Ann and I having great time in Philly at Twitter Math Camp - amazing ideas and energy! Massive hope for what is possible.
— Steve Leinwand (@steve_leinwand) July 27, 2013
You guys, we gave @steve_leinwand hope. We can go home now.Like my spiritual and general life role model, Wile E. Coyote, I am invariably hopeful in a small sense that this will FINALLY be the moment — that perfect moment when all my best-laid "plans" will do the trick and I will, at long last, have the solid, effortlessly nourishing, and unshakable ground beneath my feet that I crave (and that I believe I so richly deserve).
— Kate Nowak (@k8nowak) July 27, 2013
But years of experience have taught me that that is the "hope" of an Indulging Baby — a person who looks like an adult on the outside, but who really walks around believing that my every problem, need, and desire in life should be solved by benevolent and invisible external forces. This is in harmony with my frequent conviction that my life really ought to operate like one of those behavioral experiments in which, each time I press the correct lever, the Universe promptly and consistently rewards me with a food pellet.
So I'm sure you can imagine my annoyance with the reality that life — and teaching — refuse to cooperate with my first-draft of things.
For the second year in a row, I have blown away by what I receive at Twitter Math Camp. The best, the most creative, the most resourceful, and the deepest-thinking math teacher I know in the English-speaking world show up and share with me their 'A' game. This is not so much a blessing to me as what I would describe as a complete fucking miracle. In sharing, in presenting, in participating, and in attending, every single person at this conference gives me a richer PD experience than many teachers ever get in an entire lifetime.
And in a sense, that is the point.
For me, this conference is about refilling the well at The Great Oasis of The Impeccable Warriors. There pretty much are no Indulging Babies here at TMC. If you want somebody to take care of you and make you feel better and wipe your butt, well, this is not going to be the place for you. Everybody here is truly impeccable. To me, that means that everybody does the very best they can in whatever situation they are in. It's a stone soup mindset. If everybody has crap, then we will be eating crap soup that night. But if everybody brings one small, precious ingredient to the soup, then we will be eating like royalty — or at least, like Silicon Valley-based organizations that are overfunded by the Bill and Melinda Gates Foundation (use your imagination, or consult @fnoschese's Twitter feed and/or blog).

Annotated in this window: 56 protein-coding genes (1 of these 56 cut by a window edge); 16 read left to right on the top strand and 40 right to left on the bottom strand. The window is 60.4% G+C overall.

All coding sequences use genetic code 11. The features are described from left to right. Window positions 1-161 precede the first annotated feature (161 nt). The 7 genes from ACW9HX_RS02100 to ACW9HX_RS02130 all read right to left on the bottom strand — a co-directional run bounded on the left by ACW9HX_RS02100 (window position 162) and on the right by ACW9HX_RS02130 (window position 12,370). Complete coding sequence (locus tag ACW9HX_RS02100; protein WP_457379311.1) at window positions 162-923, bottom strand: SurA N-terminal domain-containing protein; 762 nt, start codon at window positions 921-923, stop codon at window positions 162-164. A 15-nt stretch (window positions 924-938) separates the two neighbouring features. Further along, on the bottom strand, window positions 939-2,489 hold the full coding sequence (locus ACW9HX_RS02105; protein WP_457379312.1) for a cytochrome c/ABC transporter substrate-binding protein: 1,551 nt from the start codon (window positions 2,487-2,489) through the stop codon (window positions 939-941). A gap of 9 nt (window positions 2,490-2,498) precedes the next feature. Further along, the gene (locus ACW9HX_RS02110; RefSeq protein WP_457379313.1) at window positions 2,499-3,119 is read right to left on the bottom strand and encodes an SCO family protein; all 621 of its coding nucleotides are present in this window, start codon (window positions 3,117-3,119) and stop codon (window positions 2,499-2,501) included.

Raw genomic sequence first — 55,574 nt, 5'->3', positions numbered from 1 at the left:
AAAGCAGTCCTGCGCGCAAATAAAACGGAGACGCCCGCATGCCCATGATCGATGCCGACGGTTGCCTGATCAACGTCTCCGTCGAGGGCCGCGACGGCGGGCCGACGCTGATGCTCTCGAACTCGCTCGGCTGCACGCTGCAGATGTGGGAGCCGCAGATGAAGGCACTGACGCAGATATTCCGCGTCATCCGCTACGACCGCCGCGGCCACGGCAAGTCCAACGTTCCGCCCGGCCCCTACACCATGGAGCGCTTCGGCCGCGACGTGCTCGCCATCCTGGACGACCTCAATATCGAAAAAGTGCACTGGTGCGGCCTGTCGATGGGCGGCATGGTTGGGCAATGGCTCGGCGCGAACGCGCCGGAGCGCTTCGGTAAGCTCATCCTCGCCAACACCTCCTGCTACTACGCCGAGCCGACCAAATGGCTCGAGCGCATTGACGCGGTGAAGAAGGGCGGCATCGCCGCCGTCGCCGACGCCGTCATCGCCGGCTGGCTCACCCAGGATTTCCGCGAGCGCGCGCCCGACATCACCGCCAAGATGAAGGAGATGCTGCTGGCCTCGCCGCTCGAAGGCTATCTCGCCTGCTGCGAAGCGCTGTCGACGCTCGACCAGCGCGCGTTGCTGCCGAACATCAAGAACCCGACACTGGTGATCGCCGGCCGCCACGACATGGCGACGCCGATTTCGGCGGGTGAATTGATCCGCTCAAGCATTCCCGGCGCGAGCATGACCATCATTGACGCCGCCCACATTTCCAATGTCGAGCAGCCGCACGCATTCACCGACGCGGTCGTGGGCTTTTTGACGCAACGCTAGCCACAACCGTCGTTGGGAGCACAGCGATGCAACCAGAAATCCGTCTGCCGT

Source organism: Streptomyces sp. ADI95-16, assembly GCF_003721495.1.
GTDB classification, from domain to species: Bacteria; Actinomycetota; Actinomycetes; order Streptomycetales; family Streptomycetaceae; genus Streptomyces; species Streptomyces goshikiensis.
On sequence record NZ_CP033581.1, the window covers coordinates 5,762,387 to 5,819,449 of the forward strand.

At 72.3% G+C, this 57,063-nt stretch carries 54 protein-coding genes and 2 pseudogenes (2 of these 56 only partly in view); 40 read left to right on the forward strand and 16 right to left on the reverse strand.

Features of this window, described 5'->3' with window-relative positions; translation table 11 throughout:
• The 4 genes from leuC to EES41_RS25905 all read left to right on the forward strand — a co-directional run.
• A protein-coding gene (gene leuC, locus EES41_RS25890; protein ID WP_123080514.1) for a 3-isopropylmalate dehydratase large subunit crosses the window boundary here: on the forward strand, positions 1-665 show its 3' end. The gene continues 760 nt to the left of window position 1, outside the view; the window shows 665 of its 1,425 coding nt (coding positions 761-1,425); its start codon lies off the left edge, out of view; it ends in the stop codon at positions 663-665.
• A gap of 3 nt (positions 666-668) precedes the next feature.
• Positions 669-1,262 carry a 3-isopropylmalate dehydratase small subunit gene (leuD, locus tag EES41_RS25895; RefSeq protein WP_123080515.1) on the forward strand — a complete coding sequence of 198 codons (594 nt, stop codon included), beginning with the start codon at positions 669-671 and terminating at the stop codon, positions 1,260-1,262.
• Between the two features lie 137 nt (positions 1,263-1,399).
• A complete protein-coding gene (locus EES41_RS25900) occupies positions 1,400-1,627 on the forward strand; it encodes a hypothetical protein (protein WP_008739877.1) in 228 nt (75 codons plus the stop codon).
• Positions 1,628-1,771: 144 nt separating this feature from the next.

That is not to say that everything is perfect. People are still people, which means we can all sometimes be thoughtless, stupid, impulsive, stubborn, rude, and a whole host of other things.
But what makes this work, I think, is that everybody here owns their own "stuff" and is willing to be accountable for what they put into the communal mystic cookpot.
The truth behind the truth is, I brought my 'A' game too. I worked for three months on my sessions, planning, preparing, reflecting. You guys are my tweeps. My tribe. Even though I had an almost totally crappy year, I did not want to let you down. And I have learned that I will get back in proportion to what I put in (cf. CCSSM 8.F.1 and 8.F.3, and passim).
So my challenge to everybody who is attending Twitter Math Camp for the first year this year is to reflect on this question:
Now that you have fifty percent as much experience with TMC as even the most experienced Twitter Math Campers among us, how are YOU going to help make Twitter Math Camp just as amazing next year?I strongly believe that the people who show up for something are exactly the right people. So, hey — welcome to the club of Impeccable Math Camp Warriors! You certainly have something important to contribute, or you would not be here reading this.
You don't have to answer this question right now. But if you want this to be here next year — both for yourself and for others — it is important to hold this question in your heart as you process the experiences you've had these past several days.
I believe that hope is a process, not a destination, and I believe that what Steve Leinwand was responding to was the awesome force field of being in the presence of 125 impeccable warriors all being impeccable together — 125 math teachers who don't simply complain about what a mess things are, but rather who each grab a mop and say, oh, I see— I'll do it.